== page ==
8 E-Books & Ethical Dilemmas 8 - Carefully consider future acquisition decisions and policies and acknowledge that e- book purchases may limit access for a group of users that many libraries have traditionally recognized as important. Unethical actions - A reference librarian may choose to: - Provide a patron with the librarian s personal password (or other unauthorized user account) to access an e-book, potentially in violation of contractual agreements with e-book providers and local computer policies. - Turn a patron away without suggesting alternative solutions for obtaining the same or similar information from another source.
9 E-Books & Ethical Dilemmas 9 Ethical Dilemma #2: Providing High Quality Service while Respecting Intellectual Property Rights Primary Value: We provide the highest level of service to all library users through appropriate and usefully organized resources; equitable service policies; equitable access; and accurate, unbiased, and courteous responses to all requests. (ALA Code of Ethics) Competing Value: We respect intellectual property rights and advocate balance between the interests of information users and rights holders. (ALA Code of Ethics) It is safe to say most librarians are extremely motivated to provide the highest level of service possible and are committed to providing broad access to information in all forms. With e- books librarians would like to provide quick, easy, and reliable access to the content needed or desired. However, we must work within certain limitations. Because publishers are interested in protecting intellectual property and because as librarians we recognize the important contributions of authors and publishers, we must respect the conditions and agreements we enter into when choosing to access certain content. This is true especially in the current environment where many inconsistent requirements for use can act as a significant barrier to overcome for both readers and librarians. The steps needed to access some e-books can and do frustrate students. Consider the reference librarian helping a student locate the perfect book for a research project. The only available copy happens to be an e-book. First, the e-book must be loaded by clicking on a link in the catalog or discovery system. The student may be prompted to log in with their university computer account to initially view the e-book within the particular e-book platform. A completely separate user name and password may be needed to access additional features such as making notes or highlighting the text. If the student is lucky this particular e-book will be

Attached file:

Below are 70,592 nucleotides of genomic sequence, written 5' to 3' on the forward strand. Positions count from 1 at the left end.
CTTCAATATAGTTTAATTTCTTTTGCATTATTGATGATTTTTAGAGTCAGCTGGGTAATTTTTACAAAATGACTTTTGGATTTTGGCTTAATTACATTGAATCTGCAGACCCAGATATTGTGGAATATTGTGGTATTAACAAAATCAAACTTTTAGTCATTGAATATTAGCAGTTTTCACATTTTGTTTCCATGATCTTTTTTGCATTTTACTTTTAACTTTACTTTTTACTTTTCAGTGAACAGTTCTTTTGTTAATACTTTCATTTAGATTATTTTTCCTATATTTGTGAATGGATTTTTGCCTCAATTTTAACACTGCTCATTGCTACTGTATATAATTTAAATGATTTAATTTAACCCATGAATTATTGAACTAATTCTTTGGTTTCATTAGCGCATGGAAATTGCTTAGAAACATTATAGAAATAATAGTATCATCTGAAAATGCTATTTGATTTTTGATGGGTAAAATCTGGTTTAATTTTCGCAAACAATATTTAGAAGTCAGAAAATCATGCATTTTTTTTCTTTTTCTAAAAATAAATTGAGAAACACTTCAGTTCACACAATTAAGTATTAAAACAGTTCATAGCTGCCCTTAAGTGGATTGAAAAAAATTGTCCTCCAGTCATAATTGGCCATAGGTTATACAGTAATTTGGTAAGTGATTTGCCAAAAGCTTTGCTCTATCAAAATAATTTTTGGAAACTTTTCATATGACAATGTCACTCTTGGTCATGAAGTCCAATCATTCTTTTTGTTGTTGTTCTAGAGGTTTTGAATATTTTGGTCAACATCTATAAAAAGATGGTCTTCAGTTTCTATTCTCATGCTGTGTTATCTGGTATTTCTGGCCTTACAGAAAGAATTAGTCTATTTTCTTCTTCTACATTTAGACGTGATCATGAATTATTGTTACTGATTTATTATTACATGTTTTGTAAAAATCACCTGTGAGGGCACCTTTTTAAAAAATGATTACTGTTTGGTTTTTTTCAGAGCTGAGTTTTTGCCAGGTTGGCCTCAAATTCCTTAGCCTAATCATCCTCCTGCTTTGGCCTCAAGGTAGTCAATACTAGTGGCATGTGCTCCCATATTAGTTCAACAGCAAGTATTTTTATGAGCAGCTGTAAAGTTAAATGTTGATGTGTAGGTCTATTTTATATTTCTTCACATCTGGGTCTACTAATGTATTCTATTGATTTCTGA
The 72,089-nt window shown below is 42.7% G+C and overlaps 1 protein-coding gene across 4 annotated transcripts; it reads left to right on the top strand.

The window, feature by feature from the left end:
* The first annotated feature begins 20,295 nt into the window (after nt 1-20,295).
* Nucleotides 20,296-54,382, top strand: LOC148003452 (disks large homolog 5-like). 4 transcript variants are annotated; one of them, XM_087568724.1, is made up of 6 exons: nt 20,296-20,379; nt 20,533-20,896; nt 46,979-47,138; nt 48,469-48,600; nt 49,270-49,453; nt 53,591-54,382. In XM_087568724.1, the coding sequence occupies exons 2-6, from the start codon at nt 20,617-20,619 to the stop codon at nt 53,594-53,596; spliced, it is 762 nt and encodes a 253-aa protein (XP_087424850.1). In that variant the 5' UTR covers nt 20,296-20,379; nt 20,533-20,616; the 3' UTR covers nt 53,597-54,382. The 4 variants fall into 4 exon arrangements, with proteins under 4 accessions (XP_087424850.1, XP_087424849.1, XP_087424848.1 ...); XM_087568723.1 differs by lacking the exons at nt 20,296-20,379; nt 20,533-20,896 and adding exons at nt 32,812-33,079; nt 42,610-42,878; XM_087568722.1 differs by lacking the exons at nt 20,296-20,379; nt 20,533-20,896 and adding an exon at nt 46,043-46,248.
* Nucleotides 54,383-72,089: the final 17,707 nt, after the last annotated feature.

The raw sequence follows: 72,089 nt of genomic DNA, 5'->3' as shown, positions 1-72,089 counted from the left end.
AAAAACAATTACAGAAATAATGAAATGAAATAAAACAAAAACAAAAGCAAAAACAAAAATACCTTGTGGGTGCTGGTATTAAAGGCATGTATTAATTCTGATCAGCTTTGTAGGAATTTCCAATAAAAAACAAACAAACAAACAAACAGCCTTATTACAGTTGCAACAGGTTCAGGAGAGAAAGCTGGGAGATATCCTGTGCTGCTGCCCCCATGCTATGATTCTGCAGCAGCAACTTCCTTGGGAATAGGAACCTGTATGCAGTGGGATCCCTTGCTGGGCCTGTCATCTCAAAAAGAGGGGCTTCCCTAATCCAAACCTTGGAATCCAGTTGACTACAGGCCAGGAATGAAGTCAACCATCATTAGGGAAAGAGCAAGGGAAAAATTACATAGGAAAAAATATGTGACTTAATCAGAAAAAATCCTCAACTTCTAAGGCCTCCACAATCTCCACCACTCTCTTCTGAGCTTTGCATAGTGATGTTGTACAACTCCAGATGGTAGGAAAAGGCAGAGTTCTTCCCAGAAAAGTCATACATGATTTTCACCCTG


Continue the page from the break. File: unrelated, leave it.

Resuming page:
10 E-Books & Ethical Dilemmas 10 available to download and read as a PDF or EPUB file rather than just viewing one page at a time in a web browser. If this is possible, before downloading the file the student may need to download and install special digital rights management (DRM) software, such as Adobe Digital Editions, and create another user name and password. If downloading to an ipad, Android device, or other e-book reader, an additional app may be required. Once successfully obtained the e-book file will expire after a few days, making it inaccessible to the student unless they repeat the process. After all of this, the student may still not be able to print, save, or copy the text and images as freely as they would be able to with a printed book. Fortunately, not all publishers and e-book platforms are so restrictive, but many do use at least some controls to limit how readers access and use their content. On more than a few occasions students have been known to ask can I just get the real book?, meaning a print copy. E-books can make a librarian s job especially frustrating when trying to balance the interests of readers and the interests of rights holders. For example, a reference librarian may be tempted to circumvent some of the controls intended to protect publisher and author interests in order to serve a patron s needs. Or, to the other extreme, a librarian may choose to respect author rights at the expense of patron service. A reference librarian may decide that some e-books, while perfectly ethical and legal to use, are too much trouble, and instead direct a patron to another inferior or less appropriate source because it is easier to use. A healthy balance must be maintained. All librarians have a responsibility to work toward better solutions by proposing, testing, and experimenting with new models also acceptable to authors, publishers, and readers. We are in a period of transition as all stakeholders work to figure out the best methods of distributing books electronically. Fortunately, some have been hard at work on this problem. The American